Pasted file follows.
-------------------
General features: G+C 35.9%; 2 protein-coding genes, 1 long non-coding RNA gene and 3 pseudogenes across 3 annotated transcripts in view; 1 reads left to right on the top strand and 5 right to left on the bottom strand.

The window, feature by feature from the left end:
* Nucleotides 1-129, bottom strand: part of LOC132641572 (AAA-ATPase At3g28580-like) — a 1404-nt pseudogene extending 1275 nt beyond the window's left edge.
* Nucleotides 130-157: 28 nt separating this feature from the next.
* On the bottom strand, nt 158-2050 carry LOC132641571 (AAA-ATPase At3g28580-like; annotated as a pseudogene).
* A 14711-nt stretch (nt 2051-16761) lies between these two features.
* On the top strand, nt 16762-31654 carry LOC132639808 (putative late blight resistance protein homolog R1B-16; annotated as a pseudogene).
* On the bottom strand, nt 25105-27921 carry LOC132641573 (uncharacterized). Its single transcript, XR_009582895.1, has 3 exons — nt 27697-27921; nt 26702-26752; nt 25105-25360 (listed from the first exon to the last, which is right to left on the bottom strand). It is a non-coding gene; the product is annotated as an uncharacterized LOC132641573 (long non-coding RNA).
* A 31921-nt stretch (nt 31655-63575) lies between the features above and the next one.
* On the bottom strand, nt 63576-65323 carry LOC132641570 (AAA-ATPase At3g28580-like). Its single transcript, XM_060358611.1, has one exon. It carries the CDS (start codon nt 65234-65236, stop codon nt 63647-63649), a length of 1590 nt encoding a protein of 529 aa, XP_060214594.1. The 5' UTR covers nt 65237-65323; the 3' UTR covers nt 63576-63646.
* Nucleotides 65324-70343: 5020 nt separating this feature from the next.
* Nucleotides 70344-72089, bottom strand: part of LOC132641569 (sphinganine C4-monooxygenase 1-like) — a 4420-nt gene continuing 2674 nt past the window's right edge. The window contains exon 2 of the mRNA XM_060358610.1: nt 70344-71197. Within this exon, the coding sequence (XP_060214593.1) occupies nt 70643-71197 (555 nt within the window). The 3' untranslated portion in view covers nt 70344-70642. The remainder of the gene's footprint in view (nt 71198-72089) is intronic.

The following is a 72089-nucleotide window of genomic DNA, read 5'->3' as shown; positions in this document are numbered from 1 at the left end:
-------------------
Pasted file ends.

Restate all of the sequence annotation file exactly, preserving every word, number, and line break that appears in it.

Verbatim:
General features: G+C 35.9%; 2 protein-coding genes, 1 long non-coding RNA gene and 3 pseudogenes across 3 annotated transcripts in view; 1 reads left to right on the top strand and 5 right to left on the bottom strand.

The window, feature by feature from the left end:
* Nucleotides 1-129, bottom strand: part of LOC132641572 (AAA-ATPase At3g28580-like) — a 1404-nt pseudogene extending 1275 nt beyond the window's left edge.
* Nucleotides 130-157: 28 nt separating this feature from the next.
* On the bottom strand, nt 158-2050 carry LOC132641571 (AAA-ATPase At3g28580-like; annotated as a pseudogene).
* A 14711-nt stretch (nt 2051-16761) lies between these two features.
* On the top strand, nt 16762-31654 carry LOC132639808 (putative late blight resistance protein homolog R1B-16; annotated as a pseudogene).
* On the bottom strand, nt 25105-27921 carry LOC132641573 (uncharacterized). Its single transcript, XR_009582895.1, has 3 exons — nt 27697-27921; nt 26702-26752; nt 25105-25360 (listed from the first exon to the last, which is right to left on the bottom strand). It is a non-coding gene; the product is annotated as an uncharacterized LOC132641573 (long non-coding RNA).
* A 31921-nt stretch (nt 31655-63575) lies between the features above and the next one.
* On the bottom strand, nt 63576-65323 carry LOC132641570 (AAA-ATPase At3g28580-like). Its single transcript, XM_060358611.1, has one exon. It carries the CDS (start codon nt 65234-65236, stop codon nt 63647-63649), a length of 1590 nt encoding a protein of 529 aa, XP_060214594.1. The 5' UTR covers nt 65237-65323; the 3' UTR covers nt 63576-63646.
* Nucleotides 65324-70343: 5020 nt separating this feature from the next.
* Nucleotides 70344-72089, bottom strand: part of LOC132641569 (sphinganine C4-monooxygenase 1-like) — a 4420-nt gene continuing 2674 nt past the window's right edge. The window contains exon 2 of the mRNA XM_060358610.1: nt 70344-71197. Within this exon, the coding sequence (XP_060214593.1) occupies nt 70643-71197 (555 nt within the window). The 3' untranslated portion in view covers nt 70344-70642. The remainder of the gene's footprint in view (nt 71198-72089) is intronic.

The following is a 72089-nucleotide window of genomic DNA, read 5'->3' as shown; positions in this document are numbered from 1 at the left end: